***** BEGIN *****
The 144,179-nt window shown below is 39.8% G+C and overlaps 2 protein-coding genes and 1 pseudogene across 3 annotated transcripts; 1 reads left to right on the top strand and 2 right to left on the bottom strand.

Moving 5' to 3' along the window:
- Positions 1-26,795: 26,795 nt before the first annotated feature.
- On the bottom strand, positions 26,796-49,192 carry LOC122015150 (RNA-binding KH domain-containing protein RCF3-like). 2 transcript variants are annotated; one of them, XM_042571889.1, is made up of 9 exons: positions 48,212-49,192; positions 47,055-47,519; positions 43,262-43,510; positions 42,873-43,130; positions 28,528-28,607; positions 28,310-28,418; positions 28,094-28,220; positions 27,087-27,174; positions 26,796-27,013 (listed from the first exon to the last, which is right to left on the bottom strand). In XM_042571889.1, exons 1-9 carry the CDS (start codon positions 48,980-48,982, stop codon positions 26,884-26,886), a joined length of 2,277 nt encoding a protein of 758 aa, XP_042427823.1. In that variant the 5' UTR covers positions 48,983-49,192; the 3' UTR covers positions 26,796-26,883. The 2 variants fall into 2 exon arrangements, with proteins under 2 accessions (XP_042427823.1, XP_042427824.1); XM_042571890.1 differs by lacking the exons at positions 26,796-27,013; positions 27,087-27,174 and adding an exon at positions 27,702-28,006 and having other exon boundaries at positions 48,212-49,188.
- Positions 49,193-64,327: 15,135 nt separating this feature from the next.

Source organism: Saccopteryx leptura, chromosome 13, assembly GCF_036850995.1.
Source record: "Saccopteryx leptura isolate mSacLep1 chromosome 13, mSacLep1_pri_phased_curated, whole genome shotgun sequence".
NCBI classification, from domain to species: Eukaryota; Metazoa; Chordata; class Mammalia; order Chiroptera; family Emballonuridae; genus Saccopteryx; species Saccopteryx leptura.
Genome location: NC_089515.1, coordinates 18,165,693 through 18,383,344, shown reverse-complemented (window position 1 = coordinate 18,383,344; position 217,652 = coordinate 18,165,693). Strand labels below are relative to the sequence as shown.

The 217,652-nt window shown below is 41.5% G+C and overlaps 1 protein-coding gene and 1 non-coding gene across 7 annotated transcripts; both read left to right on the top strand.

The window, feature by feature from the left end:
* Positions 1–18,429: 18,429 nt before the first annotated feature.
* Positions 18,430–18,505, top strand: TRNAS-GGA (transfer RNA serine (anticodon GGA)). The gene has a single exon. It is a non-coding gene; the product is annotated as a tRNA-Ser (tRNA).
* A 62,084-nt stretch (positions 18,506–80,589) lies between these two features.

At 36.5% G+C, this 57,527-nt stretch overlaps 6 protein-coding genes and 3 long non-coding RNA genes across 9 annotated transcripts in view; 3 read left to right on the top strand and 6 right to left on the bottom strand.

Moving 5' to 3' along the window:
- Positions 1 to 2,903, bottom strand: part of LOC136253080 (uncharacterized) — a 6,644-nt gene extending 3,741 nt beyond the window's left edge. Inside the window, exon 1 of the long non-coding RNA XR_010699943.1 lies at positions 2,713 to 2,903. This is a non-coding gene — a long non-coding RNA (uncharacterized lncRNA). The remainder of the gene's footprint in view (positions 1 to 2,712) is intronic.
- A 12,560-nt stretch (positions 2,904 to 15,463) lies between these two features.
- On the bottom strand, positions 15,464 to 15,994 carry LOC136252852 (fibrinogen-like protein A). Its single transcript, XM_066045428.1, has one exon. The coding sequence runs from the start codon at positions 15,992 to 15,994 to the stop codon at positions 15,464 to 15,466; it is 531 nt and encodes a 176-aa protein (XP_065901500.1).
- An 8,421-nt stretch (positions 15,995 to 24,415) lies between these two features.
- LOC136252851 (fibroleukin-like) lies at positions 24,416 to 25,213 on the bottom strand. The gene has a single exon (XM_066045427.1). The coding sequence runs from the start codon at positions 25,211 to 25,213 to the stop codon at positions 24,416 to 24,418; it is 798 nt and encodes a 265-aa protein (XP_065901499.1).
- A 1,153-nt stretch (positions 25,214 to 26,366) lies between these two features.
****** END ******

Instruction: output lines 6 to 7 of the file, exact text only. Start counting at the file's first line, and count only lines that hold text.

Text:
Source organism: Saccopteryx leptura, chromosome 13, assembly GCF_036850995.1.
Source record: "Saccopteryx leptura isolate mSacLep1 chromosome 13, mSacLep1_pri_phased_curated, whole genome shotgun sequence".